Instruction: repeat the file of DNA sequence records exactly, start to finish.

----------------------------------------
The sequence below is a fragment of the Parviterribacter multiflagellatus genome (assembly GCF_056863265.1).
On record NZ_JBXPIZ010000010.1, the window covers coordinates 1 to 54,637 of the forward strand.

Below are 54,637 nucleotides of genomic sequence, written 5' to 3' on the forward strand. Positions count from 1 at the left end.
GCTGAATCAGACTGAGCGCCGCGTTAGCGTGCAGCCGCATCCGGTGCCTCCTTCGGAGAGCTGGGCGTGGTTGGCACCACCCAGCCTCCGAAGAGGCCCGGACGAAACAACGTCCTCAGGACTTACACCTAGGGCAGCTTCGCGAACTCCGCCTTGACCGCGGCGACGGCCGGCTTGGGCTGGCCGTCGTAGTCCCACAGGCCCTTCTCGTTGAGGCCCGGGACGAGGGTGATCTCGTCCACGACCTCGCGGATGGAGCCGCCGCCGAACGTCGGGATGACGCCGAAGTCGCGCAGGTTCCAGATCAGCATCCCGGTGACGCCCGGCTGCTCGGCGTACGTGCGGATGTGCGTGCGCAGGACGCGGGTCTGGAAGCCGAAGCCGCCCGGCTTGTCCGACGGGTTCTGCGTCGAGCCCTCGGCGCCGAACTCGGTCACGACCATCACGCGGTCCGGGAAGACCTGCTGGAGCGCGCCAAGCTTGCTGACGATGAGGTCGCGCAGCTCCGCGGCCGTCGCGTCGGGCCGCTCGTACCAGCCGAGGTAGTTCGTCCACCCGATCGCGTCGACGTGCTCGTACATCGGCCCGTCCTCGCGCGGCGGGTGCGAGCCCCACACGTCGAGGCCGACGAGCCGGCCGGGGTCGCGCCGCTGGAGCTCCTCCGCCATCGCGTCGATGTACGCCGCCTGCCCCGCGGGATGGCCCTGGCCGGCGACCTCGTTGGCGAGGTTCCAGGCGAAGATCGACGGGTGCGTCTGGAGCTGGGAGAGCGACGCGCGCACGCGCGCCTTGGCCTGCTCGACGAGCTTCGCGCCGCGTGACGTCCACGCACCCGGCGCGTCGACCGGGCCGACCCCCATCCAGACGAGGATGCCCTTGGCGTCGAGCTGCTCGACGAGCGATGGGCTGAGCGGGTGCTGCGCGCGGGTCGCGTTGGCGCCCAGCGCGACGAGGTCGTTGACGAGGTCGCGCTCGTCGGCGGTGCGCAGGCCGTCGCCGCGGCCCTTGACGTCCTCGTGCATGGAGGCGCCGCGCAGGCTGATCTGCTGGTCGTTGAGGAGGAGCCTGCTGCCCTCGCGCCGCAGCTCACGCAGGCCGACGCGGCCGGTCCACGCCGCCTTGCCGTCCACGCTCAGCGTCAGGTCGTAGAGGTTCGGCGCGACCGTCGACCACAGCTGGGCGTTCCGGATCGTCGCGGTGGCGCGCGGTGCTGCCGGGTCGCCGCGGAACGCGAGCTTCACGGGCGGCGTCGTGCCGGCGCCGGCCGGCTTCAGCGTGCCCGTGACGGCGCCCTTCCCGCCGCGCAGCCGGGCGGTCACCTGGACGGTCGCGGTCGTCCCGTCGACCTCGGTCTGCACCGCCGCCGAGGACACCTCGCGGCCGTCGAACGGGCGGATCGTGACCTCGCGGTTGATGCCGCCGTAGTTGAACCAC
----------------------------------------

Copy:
The sequence below is a fragment of the Parviterribacter multiflagellatus genome (assembly GCF_056863265.1).
On record NZ_JBXPIZ010000010.1, the window covers coordinates 1 to 54,637 of the forward strand.

Below are 54,637 nucleotides of genomic sequence, written 5' to 3' on the forward strand. Positions count from 1 at the left end.
GCTGAATCAGACTGAGCGCCGCGTTAGCGTGCAGCCGCATCCGGTGCCTCCTTCGGAGAGCTGGGCGTGGTTGGCACCACCCAGCCTCCGAAGAGGCCCGGACGAAACAACGTCCTCAGGACTTACACCTAGGGCAGCTTCGCGAACTCCGCCTTGACCGCGGCGACGGCCGGCTTGGGCTGGCCGTCGTAGTCCCACAGGCCCTTCTCGTTGAGGCCCGGGACGAGGGTGATCTCGTCCACGACCTCGCGGATGGAGCCGCCGCCGAACGTCGGGATGACGCCGAAGTCGCGCAGGTTCCAGATCAGCATCCCGGTGACGCCCGGCTGCTCGGCGTACGTGCGGATGTGCGTGCGCAGGACGCGGGTCTGGAAGCCGAAGCCGCCCGGCTTGTCCGACGGGTTCTGCGTCGAGCCCTCGGCGCCGAACTCGGTCACGACCATCACGCGGTCCGGGAAGACCTGCTGGAGCGCGCCAAGCTTGCTGACGATGAGGTCGCGCAGCTCCGCGGCCGTCGCGTCGGGCCGCTCGTACCAGCCGAGGTAGTTCGTCCACCCGATCGCGTCGACGTGCTCGTACATCGGCCCGTCCTCGCGCGGCGGGTGCGAGCCCCACACGTCGAGGCCGACGAGCCGGCCGGGGTCGCGCCGCTGGAGCTCCTCCGCCATCGCGTCGATGTACGCCGCCTGCCCCGCGGGATGGCCCTGGCCGGCGACCTCGTTGGCGAGGTTCCAGGCGAAGATCGACGGGTGCGTCTGGAGCTGGGAGAGCGACGCGCGCACGCGCGCCTTGGCCTGCTCGACGAGCTTCGCGCCGCGTGACGTCCACGCACCCGGCGCGTCGACCGGGCCGACCCCCATCCAGACGAGGATGCCCTTGGCGTCGAGCTGCTCGACGAGCGATGGGCTGAGCGGGTGCTGCGCGCGGGTCGCGTTGGCGCCCAGCGCGACGAGGTCGTTGACGAGGTCGCGCTCGTCGGCGGTGCGCAGGCCGTCGCCGCGGCCCTTGACGTCCTCGTGCATGGAGGCGCCGCGCAGGCTGATCTGCTGGTCGTTGAGGAGGAGCCTGCTGCCCTCGCGCCGCAGCTCACGCAGGCCGACGCGGCCGGTCCACGCCGCCTTGCCGTCCACGCTCAGCGTCAGGTCGTAGAGGTTCGGCGCGACCGTCGACCACAGCTGGGCGTTCCGGATCGTCGCGGTGGCGCGCGGTGCTGCCGGGTCGCCGCGGAACGCGAGCTTCACGGGCGGCGTCGTGCCGGCGCCGGCCGGCTTCAGCGTGCCCGTGACGGCGCCCTTCCCGCCGCGCAGCCGGGCGGTCACCTGGACGGTCGCGGTCGTCCCGTCGACCTCGGTCTGCACCGCCGCCGAGGACACCTCGCGGCCGTCGAACGGGCGGATCGTGACCTCGCGGTTGATGCCGCCGTAGTTGAACCAC